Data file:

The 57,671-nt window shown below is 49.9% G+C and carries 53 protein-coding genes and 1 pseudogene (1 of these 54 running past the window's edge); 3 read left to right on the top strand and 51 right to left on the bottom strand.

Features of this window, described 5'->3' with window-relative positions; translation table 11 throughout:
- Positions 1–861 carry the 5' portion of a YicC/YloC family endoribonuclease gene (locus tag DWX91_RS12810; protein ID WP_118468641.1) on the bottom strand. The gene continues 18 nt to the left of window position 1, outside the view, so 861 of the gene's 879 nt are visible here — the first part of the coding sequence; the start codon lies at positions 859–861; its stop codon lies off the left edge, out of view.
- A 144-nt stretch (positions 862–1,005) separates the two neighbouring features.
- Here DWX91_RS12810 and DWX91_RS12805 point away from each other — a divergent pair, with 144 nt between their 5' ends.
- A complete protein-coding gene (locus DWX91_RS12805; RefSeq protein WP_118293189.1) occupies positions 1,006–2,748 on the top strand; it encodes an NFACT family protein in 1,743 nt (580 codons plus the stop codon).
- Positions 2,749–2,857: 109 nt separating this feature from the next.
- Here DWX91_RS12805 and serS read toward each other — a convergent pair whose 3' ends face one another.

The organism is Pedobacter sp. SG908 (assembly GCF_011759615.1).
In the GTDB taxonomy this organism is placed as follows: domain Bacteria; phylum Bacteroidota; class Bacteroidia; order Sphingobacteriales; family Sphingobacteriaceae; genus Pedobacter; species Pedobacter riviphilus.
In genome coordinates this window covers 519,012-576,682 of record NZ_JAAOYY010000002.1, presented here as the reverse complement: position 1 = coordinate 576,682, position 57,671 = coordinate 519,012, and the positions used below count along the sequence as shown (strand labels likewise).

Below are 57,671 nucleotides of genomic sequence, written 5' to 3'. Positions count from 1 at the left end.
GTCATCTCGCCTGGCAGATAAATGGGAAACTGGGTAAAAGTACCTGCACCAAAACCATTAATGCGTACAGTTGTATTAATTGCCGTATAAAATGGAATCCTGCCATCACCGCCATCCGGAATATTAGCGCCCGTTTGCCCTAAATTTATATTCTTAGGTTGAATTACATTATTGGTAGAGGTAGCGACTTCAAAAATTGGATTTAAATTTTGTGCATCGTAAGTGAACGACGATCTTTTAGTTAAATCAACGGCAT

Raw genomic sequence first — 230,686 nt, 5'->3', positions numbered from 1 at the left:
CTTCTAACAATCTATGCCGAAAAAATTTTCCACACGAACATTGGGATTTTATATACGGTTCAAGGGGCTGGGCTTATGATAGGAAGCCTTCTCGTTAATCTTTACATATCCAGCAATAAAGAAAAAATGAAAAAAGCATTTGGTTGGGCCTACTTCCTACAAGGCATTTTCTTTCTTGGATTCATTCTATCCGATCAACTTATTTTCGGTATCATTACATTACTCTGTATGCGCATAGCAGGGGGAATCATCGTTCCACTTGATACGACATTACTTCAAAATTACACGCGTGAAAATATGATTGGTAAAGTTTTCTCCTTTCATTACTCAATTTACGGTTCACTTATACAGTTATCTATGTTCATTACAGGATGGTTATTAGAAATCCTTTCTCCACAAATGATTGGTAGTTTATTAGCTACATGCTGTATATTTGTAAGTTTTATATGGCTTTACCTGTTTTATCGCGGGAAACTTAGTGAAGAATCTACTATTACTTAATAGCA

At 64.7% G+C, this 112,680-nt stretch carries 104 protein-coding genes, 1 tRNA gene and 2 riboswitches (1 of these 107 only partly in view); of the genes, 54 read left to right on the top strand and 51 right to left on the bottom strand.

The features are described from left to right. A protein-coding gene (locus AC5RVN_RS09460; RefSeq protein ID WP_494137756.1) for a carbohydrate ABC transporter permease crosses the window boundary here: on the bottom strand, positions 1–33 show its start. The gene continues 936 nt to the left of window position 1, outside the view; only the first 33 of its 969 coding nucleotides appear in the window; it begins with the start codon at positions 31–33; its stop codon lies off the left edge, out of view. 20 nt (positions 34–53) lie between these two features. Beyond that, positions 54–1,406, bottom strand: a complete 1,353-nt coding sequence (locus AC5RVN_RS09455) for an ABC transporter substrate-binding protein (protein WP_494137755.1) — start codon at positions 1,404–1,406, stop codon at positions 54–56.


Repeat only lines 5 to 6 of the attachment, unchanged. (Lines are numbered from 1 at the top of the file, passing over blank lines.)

- Here DWX91_RS12810 and DWX91_RS12805 point away from each other — a divergent pair, with 144 nt between their 5' ends.
- A complete protein-coding gene (locus DWX91_RS12805; RefSeq protein WP_118293189.1) occupies positions 1,006–2,748 on the top strand; it encodes an NFACT family protein in 1,743 nt (580 codons plus the stop codon).